Stafford Loans with a previous degree?
- 0Hey y'all,
I am applying to start a nursing program in January 2012 and am starting to get worried about financial aid. I applied to an ADN program at my community college and haven't gotten many straight answers from their financial aid office. Has anyone here applied for Stafford Loans for nursing school if they have a previous degree? I have a BA already but am pretty far from the aggregate loan limit. The thing I'm worried about is the Satisfactory Academic Progress standards... am I going to be ineligible because I've completed a certain number of credit hours?
Any advice on this is appreciated!
- 0Oct 13, '11 by Rhapsody86I have a previous Bachelor's Degree (graduated May 2009 with 126 credit hours, started BSN program in August 2010). For my BSN I have used Stafford Loans (subsidized and unsubsidized), and up to this point I haven't had any trouble receiving the amount to cover my tuition. Every year I actually get awarded way more than what my tuition actually is, but I only accept my tuition amount. I've never heard of Satisfactory Academic Success Progress Standards, but it obviously hasn't affected me! I would go to the school's financial aid office and talk to them if you have any concerns, but for me all I had to do was fill out the FAFSA and wait to be awarded.
On a side note, I used the Stafford Loans for my first year of nursing school, but this current school year I decided to enroll in the honors program (have to write a research thesis) which gives me a scholarship to cover my tuition- was very thankful they let 2nd degree students into this. Maybe a college near you has a similar program?
- 0Thanks for the replies y'all! I'm thinking maybe only certain schools have this SAP requirement... It looks like I won't be eligible (but MAN it's impossible to get anyone on the phone from my financial aid office). Anyone have any advice on working 35 hours a week while getting an ADN?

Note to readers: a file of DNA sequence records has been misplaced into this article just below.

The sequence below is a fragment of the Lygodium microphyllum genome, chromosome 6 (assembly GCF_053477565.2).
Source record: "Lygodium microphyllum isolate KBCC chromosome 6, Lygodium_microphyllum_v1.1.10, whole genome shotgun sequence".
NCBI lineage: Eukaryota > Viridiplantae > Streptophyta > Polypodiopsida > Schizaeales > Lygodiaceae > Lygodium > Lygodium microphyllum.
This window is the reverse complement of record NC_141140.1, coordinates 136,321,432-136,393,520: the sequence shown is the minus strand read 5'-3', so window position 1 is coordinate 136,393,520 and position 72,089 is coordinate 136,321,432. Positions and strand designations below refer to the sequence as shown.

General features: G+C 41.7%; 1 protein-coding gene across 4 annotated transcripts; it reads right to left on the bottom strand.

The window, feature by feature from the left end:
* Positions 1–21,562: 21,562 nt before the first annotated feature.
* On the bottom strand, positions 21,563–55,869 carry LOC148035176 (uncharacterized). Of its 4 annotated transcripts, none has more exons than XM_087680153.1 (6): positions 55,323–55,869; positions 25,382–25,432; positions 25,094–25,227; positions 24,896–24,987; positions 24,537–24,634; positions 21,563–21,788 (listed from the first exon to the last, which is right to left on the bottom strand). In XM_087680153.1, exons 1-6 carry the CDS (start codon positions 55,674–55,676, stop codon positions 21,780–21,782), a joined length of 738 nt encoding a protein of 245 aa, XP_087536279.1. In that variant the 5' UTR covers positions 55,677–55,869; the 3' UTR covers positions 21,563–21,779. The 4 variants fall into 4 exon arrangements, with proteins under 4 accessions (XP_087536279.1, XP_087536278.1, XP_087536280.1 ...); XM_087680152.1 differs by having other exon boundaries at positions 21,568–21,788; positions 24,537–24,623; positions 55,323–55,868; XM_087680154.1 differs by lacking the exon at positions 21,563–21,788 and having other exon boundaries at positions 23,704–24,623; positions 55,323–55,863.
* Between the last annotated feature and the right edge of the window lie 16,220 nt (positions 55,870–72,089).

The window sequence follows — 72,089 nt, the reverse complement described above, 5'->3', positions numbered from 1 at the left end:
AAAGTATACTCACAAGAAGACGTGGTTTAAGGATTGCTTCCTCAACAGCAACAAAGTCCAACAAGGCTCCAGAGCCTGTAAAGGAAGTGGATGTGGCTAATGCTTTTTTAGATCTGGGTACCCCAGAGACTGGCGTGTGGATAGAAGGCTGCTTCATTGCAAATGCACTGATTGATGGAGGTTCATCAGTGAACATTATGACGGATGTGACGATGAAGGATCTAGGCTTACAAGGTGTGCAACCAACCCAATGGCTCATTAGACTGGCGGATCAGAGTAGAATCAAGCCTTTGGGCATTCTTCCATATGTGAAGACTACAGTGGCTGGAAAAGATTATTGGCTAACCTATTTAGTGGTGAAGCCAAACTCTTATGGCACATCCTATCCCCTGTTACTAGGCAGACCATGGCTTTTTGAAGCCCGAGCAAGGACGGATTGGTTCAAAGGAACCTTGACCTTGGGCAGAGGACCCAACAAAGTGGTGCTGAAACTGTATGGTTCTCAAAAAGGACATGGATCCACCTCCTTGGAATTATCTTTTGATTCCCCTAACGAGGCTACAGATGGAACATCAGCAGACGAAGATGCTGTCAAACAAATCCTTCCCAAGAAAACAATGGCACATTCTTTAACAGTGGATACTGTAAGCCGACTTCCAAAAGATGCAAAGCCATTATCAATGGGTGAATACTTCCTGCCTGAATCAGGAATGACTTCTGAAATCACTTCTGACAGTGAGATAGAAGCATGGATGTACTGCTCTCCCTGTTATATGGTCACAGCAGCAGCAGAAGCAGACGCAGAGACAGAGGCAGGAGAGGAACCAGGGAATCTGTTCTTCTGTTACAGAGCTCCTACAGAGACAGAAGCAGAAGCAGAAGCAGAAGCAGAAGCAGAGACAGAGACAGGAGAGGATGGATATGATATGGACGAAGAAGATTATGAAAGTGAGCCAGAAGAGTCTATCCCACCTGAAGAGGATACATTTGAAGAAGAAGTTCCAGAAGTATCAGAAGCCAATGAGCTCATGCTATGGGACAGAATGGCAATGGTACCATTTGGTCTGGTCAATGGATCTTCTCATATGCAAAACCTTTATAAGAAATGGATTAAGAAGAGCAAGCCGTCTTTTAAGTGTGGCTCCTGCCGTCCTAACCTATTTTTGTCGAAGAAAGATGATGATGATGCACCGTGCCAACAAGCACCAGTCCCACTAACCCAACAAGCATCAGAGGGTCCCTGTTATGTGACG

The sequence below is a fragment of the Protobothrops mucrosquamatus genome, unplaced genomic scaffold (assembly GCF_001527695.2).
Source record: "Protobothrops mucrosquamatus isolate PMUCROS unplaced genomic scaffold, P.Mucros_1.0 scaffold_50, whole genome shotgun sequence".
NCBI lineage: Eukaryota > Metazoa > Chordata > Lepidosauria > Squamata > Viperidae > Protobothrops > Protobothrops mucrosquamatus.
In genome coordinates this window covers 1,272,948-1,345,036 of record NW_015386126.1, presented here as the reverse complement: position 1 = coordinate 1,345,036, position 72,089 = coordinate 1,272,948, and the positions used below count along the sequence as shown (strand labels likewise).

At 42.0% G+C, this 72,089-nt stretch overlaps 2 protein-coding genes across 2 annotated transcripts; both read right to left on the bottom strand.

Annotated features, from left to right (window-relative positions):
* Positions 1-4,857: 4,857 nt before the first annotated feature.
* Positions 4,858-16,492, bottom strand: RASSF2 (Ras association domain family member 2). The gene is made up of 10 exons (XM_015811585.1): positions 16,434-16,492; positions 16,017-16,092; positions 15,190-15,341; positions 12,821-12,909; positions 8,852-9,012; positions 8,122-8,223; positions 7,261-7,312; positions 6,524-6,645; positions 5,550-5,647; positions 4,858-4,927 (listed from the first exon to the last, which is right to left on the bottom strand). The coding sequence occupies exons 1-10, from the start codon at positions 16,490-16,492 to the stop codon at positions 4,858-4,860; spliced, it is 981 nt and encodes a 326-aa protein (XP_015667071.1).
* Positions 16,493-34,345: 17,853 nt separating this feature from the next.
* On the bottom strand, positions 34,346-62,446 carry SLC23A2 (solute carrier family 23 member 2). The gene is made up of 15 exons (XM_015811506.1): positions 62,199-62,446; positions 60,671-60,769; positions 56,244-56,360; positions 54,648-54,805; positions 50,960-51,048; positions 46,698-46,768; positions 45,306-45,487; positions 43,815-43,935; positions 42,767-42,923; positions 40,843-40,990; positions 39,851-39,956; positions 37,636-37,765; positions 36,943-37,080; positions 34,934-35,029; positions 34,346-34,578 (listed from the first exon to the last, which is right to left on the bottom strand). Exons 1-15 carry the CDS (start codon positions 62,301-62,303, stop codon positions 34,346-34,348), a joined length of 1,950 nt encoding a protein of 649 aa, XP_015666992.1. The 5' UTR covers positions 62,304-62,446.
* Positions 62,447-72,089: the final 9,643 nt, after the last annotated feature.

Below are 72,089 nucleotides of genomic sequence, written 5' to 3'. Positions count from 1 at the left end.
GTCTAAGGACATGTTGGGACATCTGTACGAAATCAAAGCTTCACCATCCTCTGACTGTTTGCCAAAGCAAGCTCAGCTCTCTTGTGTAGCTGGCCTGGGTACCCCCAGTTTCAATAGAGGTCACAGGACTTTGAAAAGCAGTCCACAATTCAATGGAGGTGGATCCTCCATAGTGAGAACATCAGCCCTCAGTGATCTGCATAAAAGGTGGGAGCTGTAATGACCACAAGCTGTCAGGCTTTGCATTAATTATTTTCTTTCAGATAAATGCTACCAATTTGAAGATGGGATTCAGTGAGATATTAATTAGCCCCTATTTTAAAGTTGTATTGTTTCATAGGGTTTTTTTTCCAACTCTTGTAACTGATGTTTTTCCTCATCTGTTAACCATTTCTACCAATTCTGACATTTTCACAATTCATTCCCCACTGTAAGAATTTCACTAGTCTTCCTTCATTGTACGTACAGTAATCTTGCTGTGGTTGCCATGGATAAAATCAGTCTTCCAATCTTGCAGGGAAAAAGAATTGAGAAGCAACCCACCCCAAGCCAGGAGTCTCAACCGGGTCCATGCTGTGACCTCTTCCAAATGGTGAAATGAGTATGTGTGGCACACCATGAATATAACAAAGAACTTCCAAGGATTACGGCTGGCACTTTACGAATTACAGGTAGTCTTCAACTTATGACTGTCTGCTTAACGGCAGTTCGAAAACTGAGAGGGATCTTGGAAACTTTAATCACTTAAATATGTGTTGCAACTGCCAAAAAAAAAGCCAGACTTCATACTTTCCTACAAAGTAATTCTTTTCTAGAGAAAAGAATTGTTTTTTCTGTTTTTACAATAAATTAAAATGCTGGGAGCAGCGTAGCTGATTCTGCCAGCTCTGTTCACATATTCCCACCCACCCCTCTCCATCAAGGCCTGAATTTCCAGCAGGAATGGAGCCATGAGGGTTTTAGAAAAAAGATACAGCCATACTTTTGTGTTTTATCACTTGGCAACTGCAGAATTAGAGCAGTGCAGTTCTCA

- 0Oct 14, '11 by JustBeachyNurse, LPNAll schools must have SAP. Most that don't have an issue are in a 2nd bachelor's program, not an associates post bachelor's program. One is more likely to get denied federal aid for an associates post bachelor's than a 2nd bachelor's degree. Have you thought about doing an ABSN program?
- 0Oct 14, '11 by sugarmagnoliaRN, ADN, BSN, RNYes, the other school I applied to is a very intense ABSN program. It's also at a very expensive private university... it would be great to go there but I'm not sure I could afford the loan payments once I graduated. I may start looking into the ABSN program at the state university in my area, but for now it looks like working 25-35 hours a week is my best bet. It'll be difficult but at least I won't have any student loans when I graduate!
- 0Oct 14, '11 by Rhapsody86Quote from mom-n-studentI did my own research into this and I think she is right. You might want to try a Bachelor's program (BSN) or an Accelerated Bachelor's program (ABSN). I know all schools are different, this is what my particular school says about SAP and Second Degree students: "Second-degree students may only receive financial aid to earn the total required credit hours for the second degree. A second-degree student is defined as a student with a previous degree at the same classification, either undergraduate or graduate. For example, a student pursues a bachelorís degree in a new field after earning a previous bachelorís degree." Again, this is for a university, not a community college.All schools must have SAP. Most that don't have an issue are in a 2nd bachelor's program, not an associates post bachelor's program. One is more likely to get denied federal aid for an associates post bachelor's than a 2nd bachelor's degree. Have you thought about doing an ABSN program?
In regards to working while in nursing school, if may be possible for the first semester or so, but at some point it is going to get insane busy. I am in OB/Peds/Psych semester right now, and that's 18 credit hours. Plus, remember you have to go to clinicals for those classes during the week. Many in my program had to either quit there jobs, go part-time, or go prn so they have time for all of this and study. If you really need to work full-time, I would consider being a part-time student. Only you know how you can juggle work and school. I work 1-2 days a month during school, over the summer and the school breaks at a restaurant, and knowing how I handle stress, desire to do well in nursing school and such, I can't do anything more than that. I would definitely try to continue to get in touch with the financial aid office to see what they can do for you so that you wouldn't have to work full time. Also, some hospitals offer scholarships if you agree to work with them after you graduate, may want to look into that also.